It wasn’t just numbers inflated by playing time that are a cause for concern. Encarnacion was slightly less powerful in 2016, as seen by his 14-point drop in ISO, and he struck out 25% more often, experiencing an increase in strikeout rate from 15.7% in 2015 to 19.7% last season. His fly-ball rate declined for the second straight season, and while he made up for that somewhat with the highest rate of home runs per fly ball in his career, that might not be sustainable going forward. In the context of greater offense overall throughout baseball last year, Encarnacion’s offense relative to the rest of baseball actually took a hit, dropping him from a 150 wRC+ in 2015 to a 134 wRC+ last year. His playing time masked the drop in quality.
That still doesn’t completely explain the 2.3 WAR next season, though. For that, let’s look at some similar players.
To do that, I looked for players from the last 50 years who recorded both (a) a WAR within 3.0 of Encarnacion’s 12 WAR from age-31 through age-33, and (b) a wRC+ within 10 points of Encarnacion’s 144 mark, and (c) a defensive figure worse than -10 runs (Encarnacion recorded a -40.5 DEF over that span, largely due to the DH positional adjustment). The players needed to be within 20% of Encarnacion’s 1,868 plate appearances and to have played a full season at age 33, while also recording a wRC+ within 20 points of Encarnacion’s 135 mark from 2016. That search yielded 14 players:
This isn’t that bad, at all. We see quite a few really good players on this list, including five Hall of Famers. While Encarnacion has the highest raw home-run total, all the players put up good-to-great power numbers given their eras. Before we get to the negatives, let’s take a look at a couple positives. Almost all the players in this sample played full seasons as 34-year-olds. Every player exceeded at least 400 plate appearances and the group averaged nearly 600 PA at that age. The second positive is that almost every player hit well. Just one player produced a wRC+ below 100 (Cecil Cooper), 10 of 14 players had a wRC+ above 110, and half had a wRC+ above 120. On the whole, the group averaged a 127 wRC+ at age-34.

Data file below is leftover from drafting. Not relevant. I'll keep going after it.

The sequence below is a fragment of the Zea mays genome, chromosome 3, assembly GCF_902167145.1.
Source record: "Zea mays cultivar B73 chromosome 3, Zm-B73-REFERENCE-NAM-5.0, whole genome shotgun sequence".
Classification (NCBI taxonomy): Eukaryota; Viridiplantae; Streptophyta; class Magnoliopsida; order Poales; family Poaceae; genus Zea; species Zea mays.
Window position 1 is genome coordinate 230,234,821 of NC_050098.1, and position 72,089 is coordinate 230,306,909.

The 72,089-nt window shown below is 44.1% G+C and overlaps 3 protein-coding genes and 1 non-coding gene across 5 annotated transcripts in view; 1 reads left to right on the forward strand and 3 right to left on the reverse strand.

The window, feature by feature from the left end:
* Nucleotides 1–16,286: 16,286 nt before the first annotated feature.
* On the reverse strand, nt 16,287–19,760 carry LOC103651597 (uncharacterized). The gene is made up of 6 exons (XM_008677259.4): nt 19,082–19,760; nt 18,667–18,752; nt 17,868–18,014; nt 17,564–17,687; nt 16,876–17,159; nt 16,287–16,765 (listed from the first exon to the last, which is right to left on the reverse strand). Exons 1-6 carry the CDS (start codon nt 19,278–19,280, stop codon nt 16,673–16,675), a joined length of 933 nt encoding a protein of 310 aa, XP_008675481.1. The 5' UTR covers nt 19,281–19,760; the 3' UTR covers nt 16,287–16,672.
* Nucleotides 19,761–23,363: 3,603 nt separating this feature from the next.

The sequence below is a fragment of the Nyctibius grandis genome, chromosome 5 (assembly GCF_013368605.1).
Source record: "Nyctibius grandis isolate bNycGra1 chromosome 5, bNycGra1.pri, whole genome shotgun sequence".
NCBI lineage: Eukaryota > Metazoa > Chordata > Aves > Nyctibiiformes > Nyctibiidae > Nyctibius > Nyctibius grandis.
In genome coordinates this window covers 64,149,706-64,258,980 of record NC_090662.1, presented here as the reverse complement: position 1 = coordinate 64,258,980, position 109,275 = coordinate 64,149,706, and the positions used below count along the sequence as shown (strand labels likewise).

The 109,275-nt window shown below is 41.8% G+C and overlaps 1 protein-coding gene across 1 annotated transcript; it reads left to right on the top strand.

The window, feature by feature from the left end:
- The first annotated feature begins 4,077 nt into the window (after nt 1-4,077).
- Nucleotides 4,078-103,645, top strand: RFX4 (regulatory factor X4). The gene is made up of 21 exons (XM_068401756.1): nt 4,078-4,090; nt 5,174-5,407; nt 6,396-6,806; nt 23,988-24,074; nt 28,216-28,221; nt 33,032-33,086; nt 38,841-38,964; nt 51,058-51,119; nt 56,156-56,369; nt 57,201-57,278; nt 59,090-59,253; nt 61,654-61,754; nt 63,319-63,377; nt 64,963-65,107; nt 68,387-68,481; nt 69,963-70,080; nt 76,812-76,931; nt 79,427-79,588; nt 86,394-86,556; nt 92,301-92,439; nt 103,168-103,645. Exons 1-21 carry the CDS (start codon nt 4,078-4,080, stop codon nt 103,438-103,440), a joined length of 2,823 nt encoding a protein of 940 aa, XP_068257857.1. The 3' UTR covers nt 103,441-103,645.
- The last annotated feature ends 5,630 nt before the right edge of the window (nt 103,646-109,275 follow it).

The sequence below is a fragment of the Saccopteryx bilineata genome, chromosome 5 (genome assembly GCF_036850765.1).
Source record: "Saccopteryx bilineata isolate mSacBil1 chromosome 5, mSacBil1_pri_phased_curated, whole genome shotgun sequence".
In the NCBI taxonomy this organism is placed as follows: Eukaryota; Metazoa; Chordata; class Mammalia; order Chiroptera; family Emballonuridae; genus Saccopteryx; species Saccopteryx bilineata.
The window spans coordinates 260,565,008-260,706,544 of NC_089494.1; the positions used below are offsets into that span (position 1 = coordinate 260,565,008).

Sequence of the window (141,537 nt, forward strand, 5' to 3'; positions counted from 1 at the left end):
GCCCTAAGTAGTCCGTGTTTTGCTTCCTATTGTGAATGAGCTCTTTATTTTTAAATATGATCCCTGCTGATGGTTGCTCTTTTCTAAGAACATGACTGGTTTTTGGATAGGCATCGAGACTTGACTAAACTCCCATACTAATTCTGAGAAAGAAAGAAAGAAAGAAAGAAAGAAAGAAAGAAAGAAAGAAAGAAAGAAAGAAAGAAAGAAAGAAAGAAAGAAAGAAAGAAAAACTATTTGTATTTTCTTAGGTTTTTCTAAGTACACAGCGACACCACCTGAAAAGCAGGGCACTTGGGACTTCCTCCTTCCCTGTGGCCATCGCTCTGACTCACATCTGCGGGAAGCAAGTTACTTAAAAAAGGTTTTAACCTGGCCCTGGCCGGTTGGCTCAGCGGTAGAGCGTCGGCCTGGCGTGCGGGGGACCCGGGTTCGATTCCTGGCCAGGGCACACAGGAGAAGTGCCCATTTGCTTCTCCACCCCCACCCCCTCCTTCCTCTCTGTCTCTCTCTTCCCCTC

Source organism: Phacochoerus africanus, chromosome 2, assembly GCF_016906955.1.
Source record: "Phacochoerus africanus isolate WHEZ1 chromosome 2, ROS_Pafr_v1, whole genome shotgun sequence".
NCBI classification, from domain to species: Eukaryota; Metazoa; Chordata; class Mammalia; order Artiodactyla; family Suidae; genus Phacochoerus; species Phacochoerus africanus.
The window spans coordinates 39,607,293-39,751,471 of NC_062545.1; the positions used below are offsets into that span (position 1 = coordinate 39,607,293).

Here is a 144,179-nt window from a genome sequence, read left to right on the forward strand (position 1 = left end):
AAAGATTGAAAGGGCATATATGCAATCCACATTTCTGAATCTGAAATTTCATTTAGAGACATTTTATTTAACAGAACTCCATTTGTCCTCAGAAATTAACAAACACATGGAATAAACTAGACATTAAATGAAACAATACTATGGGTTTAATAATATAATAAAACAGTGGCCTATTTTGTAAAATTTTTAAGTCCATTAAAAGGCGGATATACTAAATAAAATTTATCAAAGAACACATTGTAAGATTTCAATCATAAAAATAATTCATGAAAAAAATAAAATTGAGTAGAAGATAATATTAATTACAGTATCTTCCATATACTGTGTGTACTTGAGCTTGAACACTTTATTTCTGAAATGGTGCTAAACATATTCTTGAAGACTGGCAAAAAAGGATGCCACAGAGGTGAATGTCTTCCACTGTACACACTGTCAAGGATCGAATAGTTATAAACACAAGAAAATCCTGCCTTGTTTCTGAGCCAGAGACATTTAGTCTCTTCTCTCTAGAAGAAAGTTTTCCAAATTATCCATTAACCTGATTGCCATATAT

The bad news? Despite hitting well, that group still averaged only 2.5 WAR, putting Encarnacion’s 125 wRC+ and 2.3 WAR right in line with these players considered here. It doesn’t get any better as these players age, either. Here are there stats from age 34 through 37, the potential four years of Encarnacion’s next contract.
That 5.9 WAR average over four seasons is even worse than the 6.2 WAR figure at which we arrived before, when applying a standard aging curve to the 2.3 WAR projection. To be worth $100 million over the next four seasons, Encarnacion would need to be produce 11 wins during that span, a number that only two of the 14 players in this sample ever reached. It’s safe to say that Encarnacion isn’t going to limit himself to -21 runs below average on defense like Paul O’Neill did, leaving the Hall of Fame track of Billy Williams as the lone ray of hope. By age 37, four of the players from this group were no longer playing. Of the 11 who did play, only five were even above replacement, with the players totaling 0.9 WAR.
From 2012 to 2015, Encarnacion was a truly great hitter. He fell off a little bit last year; next season, he should fall off a little bit more. After that, even if he retains an above-average bat, his defensive liabilities are likely to render him a below-average player. Hitters with his profile have shown they can still hit, but they are unlikely to make a good contribution. It is good to be skeptical when we see a four-win season halved by projections the following season, but in this case, the projections seem closer to reality on Encarnacion’s future.